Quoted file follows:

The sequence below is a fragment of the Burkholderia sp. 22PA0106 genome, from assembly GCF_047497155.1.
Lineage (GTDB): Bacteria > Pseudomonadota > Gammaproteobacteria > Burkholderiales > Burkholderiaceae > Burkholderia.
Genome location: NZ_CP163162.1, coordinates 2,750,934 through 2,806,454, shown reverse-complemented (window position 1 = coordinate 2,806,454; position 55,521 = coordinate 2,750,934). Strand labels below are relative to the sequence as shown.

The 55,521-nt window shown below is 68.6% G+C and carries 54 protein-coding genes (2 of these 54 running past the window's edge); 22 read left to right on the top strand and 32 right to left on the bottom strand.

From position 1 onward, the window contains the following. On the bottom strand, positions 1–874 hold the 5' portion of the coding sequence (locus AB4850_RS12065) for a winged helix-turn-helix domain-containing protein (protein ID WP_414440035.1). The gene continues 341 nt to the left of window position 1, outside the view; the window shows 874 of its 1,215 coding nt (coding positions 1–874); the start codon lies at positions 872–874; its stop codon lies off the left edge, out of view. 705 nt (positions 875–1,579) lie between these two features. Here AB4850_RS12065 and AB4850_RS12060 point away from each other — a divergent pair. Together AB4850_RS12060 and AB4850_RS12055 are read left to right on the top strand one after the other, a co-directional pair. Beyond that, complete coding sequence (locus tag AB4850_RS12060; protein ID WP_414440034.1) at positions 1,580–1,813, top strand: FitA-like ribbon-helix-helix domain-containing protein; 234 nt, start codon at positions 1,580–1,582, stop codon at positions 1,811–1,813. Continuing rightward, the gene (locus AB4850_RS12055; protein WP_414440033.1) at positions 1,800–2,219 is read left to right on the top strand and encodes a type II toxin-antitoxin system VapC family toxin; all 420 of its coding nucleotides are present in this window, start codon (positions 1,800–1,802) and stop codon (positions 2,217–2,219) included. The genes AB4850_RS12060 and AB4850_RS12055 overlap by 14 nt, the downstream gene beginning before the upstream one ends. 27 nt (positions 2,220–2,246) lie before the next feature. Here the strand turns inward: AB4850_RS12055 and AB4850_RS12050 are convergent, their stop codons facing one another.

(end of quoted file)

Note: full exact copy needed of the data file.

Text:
The sequence below is a fragment of the Burkholderia sp. 22PA0106 genome, from assembly GCF_047497155.1.
Lineage (GTDB): Bacteria > Pseudomonadota > Gammaproteobacteria > Burkholderiales > Burkholderiaceae > Burkholderia.
Genome location: NZ_CP163162.1, coordinates 2,750,934 through 2,806,454, shown reverse-complemented (window position 1 = coordinate 2,806,454; position 55,521 = coordinate 2,750,934). Strand labels below are relative to the sequence as shown.

The 55,521-nt window shown below is 68.6% G+C and carries 54 protein-coding genes (2 of these 54 running past the window's edge); 22 read left to right on the top strand and 32 right to left on the bottom strand.

From position 1 onward, the window contains the following. On the bottom strand, positions 1–874 hold the 5' portion of the coding sequence (locus AB4850_RS12065) for a winged helix-turn-helix domain-containing protein (protein ID WP_414440035.1). The gene continues 341 nt to the left of window position 1, outside the view; the window shows 874 of its 1,215 coding nt (coding positions 1–874); the start codon lies at positions 872–874; its stop codon lies off the left edge, out of view. 705 nt (positions 875–1,579) lie between these two features. Here AB4850_RS12065 and AB4850_RS12060 point away from each other — a divergent pair. Together AB4850_RS12060 and AB4850_RS12055 are read left to right on the top strand one after the other, a co-directional pair. Beyond that, complete coding sequence (locus tag AB4850_RS12060; protein ID WP_414440034.1) at positions 1,580–1,813, top strand: FitA-like ribbon-helix-helix domain-containing protein; 234 nt, start codon at positions 1,580–1,582, stop codon at positions 1,811–1,813. Continuing rightward, the gene (locus AB4850_RS12055; protein WP_414440033.1) at positions 1,800–2,219 is read left to right on the top strand and encodes a type II toxin-antitoxin system VapC family toxin; all 420 of its coding nucleotides are present in this window, start codon (positions 1,800–1,802) and stop codon (positions 2,217–2,219) included. The genes AB4850_RS12060 and AB4850_RS12055 overlap by 14 nt, the downstream gene beginning before the upstream one ends. 27 nt (positions 2,220–2,246) lie before the next feature. Here the strand turns inward: AB4850_RS12055 and AB4850_RS12050 are convergent, their stop codons facing one another.